April 30, 2007 10:11 AM PDT
Supreme Court loosens patent 'obviousness' test
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But some attorneys watching the case argued that the court failed to give enough direction on how the obviousness test should now be met. Some also suggested that the decision paves the way for the validity of previously issued patents to be called into question, likely leading to more litigation--or at the very least, a lengthy transition period as the Patent Office and the courts try to make sense of the Supreme Court's opinion.
Todd Goldstein, the attorney who argued Teleflex's case before the high court, said the economic consequences of changing the obviousness requirement "run into the trillions of dollars" because of the uncertainty the decision has created. Although there's no doubt the court intended to tighten the standard for issuing and upholding patents, "what we don't know is how far the judges want the decision to go," he said in a conference call with reporters. "We don't know the answer to what the new rule is yet."
It's not the Supreme Court's job to prescribe a detailed new test, and the justices were right to leave that decision with the lower courts, said David Kappos, IBM's assistant general counsel for intellectual property law. He also argued that the patent system will not encounter new chaos and that just the opposite will occur.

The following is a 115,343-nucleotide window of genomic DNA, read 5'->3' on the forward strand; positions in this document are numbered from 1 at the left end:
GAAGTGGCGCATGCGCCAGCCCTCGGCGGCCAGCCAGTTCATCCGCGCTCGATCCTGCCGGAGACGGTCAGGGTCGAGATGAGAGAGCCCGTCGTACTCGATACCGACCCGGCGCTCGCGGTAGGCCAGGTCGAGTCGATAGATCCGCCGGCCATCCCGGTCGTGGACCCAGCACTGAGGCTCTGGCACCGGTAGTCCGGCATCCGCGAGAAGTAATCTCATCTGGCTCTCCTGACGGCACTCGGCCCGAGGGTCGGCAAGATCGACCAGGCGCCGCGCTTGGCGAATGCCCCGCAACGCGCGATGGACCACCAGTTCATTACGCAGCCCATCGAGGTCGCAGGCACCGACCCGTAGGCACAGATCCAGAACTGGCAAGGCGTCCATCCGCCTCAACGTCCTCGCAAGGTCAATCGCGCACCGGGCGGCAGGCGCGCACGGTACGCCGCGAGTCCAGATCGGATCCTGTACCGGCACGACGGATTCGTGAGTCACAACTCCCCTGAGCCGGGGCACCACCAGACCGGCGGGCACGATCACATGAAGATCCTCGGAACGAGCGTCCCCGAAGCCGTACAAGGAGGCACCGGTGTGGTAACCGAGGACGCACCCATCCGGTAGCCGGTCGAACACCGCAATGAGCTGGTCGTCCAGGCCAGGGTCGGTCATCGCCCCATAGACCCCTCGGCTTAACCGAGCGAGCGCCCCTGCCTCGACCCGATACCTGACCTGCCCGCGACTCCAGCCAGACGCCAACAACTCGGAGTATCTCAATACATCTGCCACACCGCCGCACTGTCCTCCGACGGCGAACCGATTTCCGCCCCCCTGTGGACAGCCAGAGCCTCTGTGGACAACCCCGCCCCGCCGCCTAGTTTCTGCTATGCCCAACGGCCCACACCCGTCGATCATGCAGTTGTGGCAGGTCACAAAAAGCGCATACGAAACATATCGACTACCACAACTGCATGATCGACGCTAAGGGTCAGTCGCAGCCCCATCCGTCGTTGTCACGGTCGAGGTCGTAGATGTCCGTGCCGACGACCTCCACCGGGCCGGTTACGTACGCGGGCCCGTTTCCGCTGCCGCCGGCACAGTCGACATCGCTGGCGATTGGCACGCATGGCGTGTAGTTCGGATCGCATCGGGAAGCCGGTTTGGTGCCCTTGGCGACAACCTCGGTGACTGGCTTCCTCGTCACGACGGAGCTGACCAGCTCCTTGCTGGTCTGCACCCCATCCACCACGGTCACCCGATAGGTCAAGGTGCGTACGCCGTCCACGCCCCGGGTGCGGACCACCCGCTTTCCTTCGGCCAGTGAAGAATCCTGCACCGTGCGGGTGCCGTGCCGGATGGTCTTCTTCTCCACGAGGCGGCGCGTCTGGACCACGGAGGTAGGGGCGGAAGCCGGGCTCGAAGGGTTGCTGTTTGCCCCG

"What we have had is an era of extreme uncertainty caused by the issuance of many trivial and marginal patents under the old test," he said in a telephone interview. "What we're going to see now is actually more certainty because those trivial and marginal patents aren't going to get issued."
The ruling marks the latest in a string of patent cases that have prompted the Supreme Court to scale back decisions made by the patent appeals court. By the tech industry's description, the high court has so far behaved in a manner that begins to restore some of the balance to a patent system that critics say has been too often tipped in the favor of patent holders.
In a high-profile case last year involving eBay, the high court sided with the auction giant in making it more difficult for patent holders to obtain injunctions against the use of their inventions when infringement has occurred.
Separately on Monday, the justices knocked down a different Federal Circuit decision involving an ongoing patent spat between Microsoft and AT&T. The court ruled 7-1 that Microsoft is not liable for patent infringement that occurs when the "abstract software code" it supplies to foreign manufacturers is subsequently copied onto machines there.
The ruling also comes as Congress has begun a new foray into rewriting patent law. The latest bill attempts to prevent bad patents from being exploited by allowing third parties to submit evidence that a patent is not novel or is obvious, and by setting up a post-grant opposition process in which people could challenge just-issued patents outside of court.
Although technology companies were generally upbeat about the Supreme Court's latest ruling, its immediate effects aren't entirely clear.
"This may make the holders of some lousy patents a little less interested in going the litigation route because it may well be they realize that their chances of winning are lower," said CCIA's Black. "I have to mitigate that comment unfortunately a little bit by saying that an awful lot of litigation goes on here that isn't expected to go to trial; it's for extortion purposes."
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